Eric Max

Eric Max
  • Lecturer

Contact Information

Overview

Eric Max, Esq. is a Lecturer at Wharton where he teaches negotiation to MBA students.  Prior to teaching at Wharton Eric was an Adjunct Professor at NYU Law School where he taught mediation.  Before retiring in 2017, Eric was the Director of the New Jersey State Office of Dispute Settlement (ODS) for almost 30 years.  ODS was one of the leading public mediation offices in the country, mediating over 100 cases each year for the state and federal courts.  Eric has personally served as a court-appointed mediator in over 1,000 cases and settled claims in excess of $1 billion.  Eric is also a recipient of the CPR Legal Program’s National Award for “Outstanding Practical Achievement in Dispute Resolution” for his mediation of complex public disputes.

In addition, Eric has trained hundreds of NJ judges, attorneys and senior state officials in negotiation and mediation techniques.  Groups trained include: State Superior Court Judges, State Administrative Law Judges, State Attorney General’s Office, Federal Court Law Clerks, State Police as well as attorneys and retired judges serving on the State Court Mediation Roster.  Eric has spoken at both the Third Circuit Judicial Conference and the N.J. Judicial College.

Eric received a Specialization in Negotiation and Dispute Resolution from the Harvard Law School Program on Negotiation and a law degree from Boston University School of Law.

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Teaching

Past Courses

  • LGST806 - NEGOTIATIONS

    This course examines the art and science of negotiation, with additional emphasis on conflict resolution. Students will engage in a number of simulated negotiations ranging from simple one-issue transactions to multi-party joint ventures. Through these exercises and associated readings, students explore the basic theoretical models of bargaining and have an opportunity to test and improve their negotiation skills. Cross-listed with MGMT 691/OPIM 691. Format: Lecture, class discussion, simulation/role play, and video demonstrations. Materials: Textbook and course pack.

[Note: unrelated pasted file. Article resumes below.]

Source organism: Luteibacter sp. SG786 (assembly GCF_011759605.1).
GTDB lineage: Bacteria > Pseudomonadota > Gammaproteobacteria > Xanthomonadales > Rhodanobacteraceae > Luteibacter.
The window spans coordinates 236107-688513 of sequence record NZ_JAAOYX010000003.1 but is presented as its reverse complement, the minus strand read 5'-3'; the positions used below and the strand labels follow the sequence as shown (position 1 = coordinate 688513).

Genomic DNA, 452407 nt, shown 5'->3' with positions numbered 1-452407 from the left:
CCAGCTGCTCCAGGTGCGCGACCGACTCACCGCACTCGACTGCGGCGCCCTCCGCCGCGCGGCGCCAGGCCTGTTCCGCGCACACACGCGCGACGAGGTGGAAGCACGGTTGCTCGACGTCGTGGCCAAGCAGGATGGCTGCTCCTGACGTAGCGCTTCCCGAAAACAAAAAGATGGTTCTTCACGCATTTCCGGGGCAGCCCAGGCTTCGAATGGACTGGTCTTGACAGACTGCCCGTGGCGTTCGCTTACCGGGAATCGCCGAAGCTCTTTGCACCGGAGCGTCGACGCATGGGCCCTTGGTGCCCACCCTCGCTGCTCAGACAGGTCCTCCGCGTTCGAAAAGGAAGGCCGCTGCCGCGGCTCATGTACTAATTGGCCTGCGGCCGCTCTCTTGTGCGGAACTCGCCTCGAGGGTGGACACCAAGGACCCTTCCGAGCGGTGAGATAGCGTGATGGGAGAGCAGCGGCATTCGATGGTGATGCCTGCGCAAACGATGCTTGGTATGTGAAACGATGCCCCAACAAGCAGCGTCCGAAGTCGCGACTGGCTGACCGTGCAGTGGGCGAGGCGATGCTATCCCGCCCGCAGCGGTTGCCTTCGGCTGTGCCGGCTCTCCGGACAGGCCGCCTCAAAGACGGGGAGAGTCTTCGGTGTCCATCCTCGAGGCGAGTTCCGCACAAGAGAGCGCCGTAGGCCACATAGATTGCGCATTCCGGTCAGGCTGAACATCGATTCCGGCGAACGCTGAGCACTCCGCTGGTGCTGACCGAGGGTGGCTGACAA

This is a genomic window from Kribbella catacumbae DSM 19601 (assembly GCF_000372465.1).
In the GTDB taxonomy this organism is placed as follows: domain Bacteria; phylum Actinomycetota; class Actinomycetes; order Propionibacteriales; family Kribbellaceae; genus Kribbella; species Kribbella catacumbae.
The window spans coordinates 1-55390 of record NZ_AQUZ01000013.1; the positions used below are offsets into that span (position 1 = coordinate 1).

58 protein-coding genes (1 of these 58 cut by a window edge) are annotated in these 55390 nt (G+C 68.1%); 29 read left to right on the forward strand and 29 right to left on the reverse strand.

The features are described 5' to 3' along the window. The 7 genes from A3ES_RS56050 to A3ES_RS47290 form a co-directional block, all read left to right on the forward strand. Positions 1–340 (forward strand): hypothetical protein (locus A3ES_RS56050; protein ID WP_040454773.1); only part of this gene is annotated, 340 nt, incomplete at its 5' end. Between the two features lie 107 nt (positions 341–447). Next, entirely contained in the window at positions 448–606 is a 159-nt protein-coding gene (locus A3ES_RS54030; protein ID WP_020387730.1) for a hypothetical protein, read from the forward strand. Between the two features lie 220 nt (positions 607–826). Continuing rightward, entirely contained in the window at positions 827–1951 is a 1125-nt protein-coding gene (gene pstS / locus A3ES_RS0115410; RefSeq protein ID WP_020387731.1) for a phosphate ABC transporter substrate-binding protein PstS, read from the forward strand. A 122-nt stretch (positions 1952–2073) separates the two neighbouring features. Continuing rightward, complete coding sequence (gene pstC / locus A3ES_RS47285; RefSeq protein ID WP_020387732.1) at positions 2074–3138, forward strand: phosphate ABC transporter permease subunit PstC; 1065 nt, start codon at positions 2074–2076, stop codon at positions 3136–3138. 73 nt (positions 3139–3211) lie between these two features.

• MGMT691 - NEGOTIATIONS

    This course examines the art and science of negotiation. This course develops managerial skills by combining lectures with practice, using exercises where students negotiate with each other. Over the course of the semester, students will engage in a number of simulated negotiations ranging from simple one issue transactions to multi-party joint ventures. Through these exercises and associated readings, students explore the basic theoretical models of bargaining and have an opportunity to test and improve their negotiation skills. Cross-listed with LGST 806/OPIM 691.

  • OIDD691 - NEGOTIATIONS

    Negotiation is the art and science of creating good agreements. In this course we will work on both, studying economics and psychology for the science, and practicing actual negotiations for the art. Throughout we think of negotiation in general terms, relevant not only to salary negotiations and home buying, but performance evaluations, speeches, group collaborations and interpersonal relationships. We practice these kinds of negotiations in 2-, 3-, 4-, and 6-person exercises. Potential reasons to skip this particular negotiation course: 1) We have a strong attendance policy, 2) We have strong no-computers/phones policies, 3) the course is very discussion oriented, 4) We survey your work colleagues about your influence tactics, and 5) you have a short assignment due almost every class. Beginning with the second week of class, if you miss one class you lose a letter grade. If you miss two classes you fail. We have this policy because it is an experiential class, and because your attendance directly affects classmates you are paired with. For some weeks you can attend another section if necessary. Cross-listed with MGMT691 and LGST806.

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